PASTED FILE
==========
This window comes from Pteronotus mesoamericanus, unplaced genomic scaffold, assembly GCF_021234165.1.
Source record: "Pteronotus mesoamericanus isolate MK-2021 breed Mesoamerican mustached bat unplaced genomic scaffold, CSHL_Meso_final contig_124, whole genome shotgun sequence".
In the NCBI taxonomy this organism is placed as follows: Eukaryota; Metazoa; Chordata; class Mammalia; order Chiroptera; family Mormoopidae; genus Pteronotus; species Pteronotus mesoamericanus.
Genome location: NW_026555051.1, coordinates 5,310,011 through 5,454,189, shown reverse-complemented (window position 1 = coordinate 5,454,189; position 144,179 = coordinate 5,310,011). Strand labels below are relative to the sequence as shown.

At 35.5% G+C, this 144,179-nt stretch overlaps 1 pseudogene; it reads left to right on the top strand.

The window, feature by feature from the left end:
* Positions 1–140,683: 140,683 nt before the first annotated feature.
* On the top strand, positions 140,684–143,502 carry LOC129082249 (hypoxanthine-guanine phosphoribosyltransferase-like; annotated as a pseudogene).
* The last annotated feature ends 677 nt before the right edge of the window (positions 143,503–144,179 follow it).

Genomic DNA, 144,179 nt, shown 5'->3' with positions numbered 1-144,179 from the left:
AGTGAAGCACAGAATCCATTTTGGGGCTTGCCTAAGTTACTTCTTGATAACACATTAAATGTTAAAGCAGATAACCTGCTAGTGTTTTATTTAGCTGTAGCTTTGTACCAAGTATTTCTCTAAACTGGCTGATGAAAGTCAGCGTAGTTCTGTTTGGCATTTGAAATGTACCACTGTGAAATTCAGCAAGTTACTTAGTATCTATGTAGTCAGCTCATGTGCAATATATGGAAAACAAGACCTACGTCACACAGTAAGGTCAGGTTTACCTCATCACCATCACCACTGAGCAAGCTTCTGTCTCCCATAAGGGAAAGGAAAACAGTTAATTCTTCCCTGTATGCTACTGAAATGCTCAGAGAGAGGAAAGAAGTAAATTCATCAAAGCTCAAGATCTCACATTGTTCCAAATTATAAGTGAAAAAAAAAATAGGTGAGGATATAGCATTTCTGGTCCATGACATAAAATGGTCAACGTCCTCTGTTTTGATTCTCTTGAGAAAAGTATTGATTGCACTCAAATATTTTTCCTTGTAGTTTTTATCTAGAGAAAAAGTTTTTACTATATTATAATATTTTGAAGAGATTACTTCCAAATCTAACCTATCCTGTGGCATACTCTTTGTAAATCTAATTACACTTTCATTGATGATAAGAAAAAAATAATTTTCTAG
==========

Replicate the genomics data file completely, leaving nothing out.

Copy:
This window comes from Pteronotus mesoamericanus, unplaced genomic scaffold, assembly GCF_021234165.1.
Source record: "Pteronotus mesoamericanus isolate MK-2021 breed Mesoamerican mustached bat unplaced genomic scaffold, CSHL_Meso_final contig_124, whole genome shotgun sequence".
In the NCBI taxonomy this organism is placed as follows: Eukaryota; Metazoa; Chordata; class Mammalia; order Chiroptera; family Mormoopidae; genus Pteronotus; species Pteronotus mesoamericanus.
Genome location: NW_026555051.1, coordinates 5,310,011 through 5,454,189, shown reverse-complemented (window position 1 = coordinate 5,454,189; position 144,179 = coordinate 5,310,011). Strand labels below are relative to the sequence as shown.

At 35.5% G+C, this 144,179-nt stretch overlaps 1 pseudogene; it reads left to right on the top strand.

The window, feature by feature from the left end:
* Positions 1–140,683: 140,683 nt before the first annotated feature.
* On the top strand, positions 140,684–143,502 carry LOC129082249 (hypoxanthine-guanine phosphoribosyltransferase-like; annotated as a pseudogene).
* The last annotated feature ends 677 nt before the right edge of the window (positions 143,503–144,179 follow it).

Genomic DNA, 144,179 nt, shown 5'->3' with positions numbered 1-144,179 from the left:
AGTGAAGCACAGAATCCATTTTGGGGCTTGCCTAAGTTACTTCTTGATAACACATTAAATGTTAAAGCAGATAACCTGCTAGTGTTTTATTTAGCTGTAGCTTTGTACCAAGTATTTCTCTAAACTGGCTGATGAAAGTCAGCGTAGTTCTGTTTGGCATTTGAAATGTACCACTGTGAAATTCAGCAAGTTACTTAGTATCTATGTAGTCAGCTCATGTGCAATATATGGAAAACAAGACCTACGTCACACAGTAAGGTCAGGTTTACCTCATCACCATCACCACTGAGCAAGCTTCTGTCTCCCATAAGGGAAAGGAAAACAGTTAATTCTTCCCTGTATGCTACTGAAATGCTCAGAGAGAGGAAAGAAGTAAATTCATCAAAGCTCAAGATCTCACATTGTTCCAAATTATAAGTGAAAAAAAAAATAGGTGAGGATATAGCATTTCTGGTCCATGACATAAAATGGTCAACGTCCTCTGTTTTGATTCTCTTGAGAAAAGTATTGATTGCACTCAAATATTTTTCCTTGTAGTTTTTATCTAGAGAAAAAGTTTTTACTATATTATAATATTTTGAAGAGATTACTTCCAAATCTAACCTATCCTGTGGCATACTCTTTGTAAATCTAATTACACTTTCATTGATGATAAGAAAAAAATAATTTTCTAG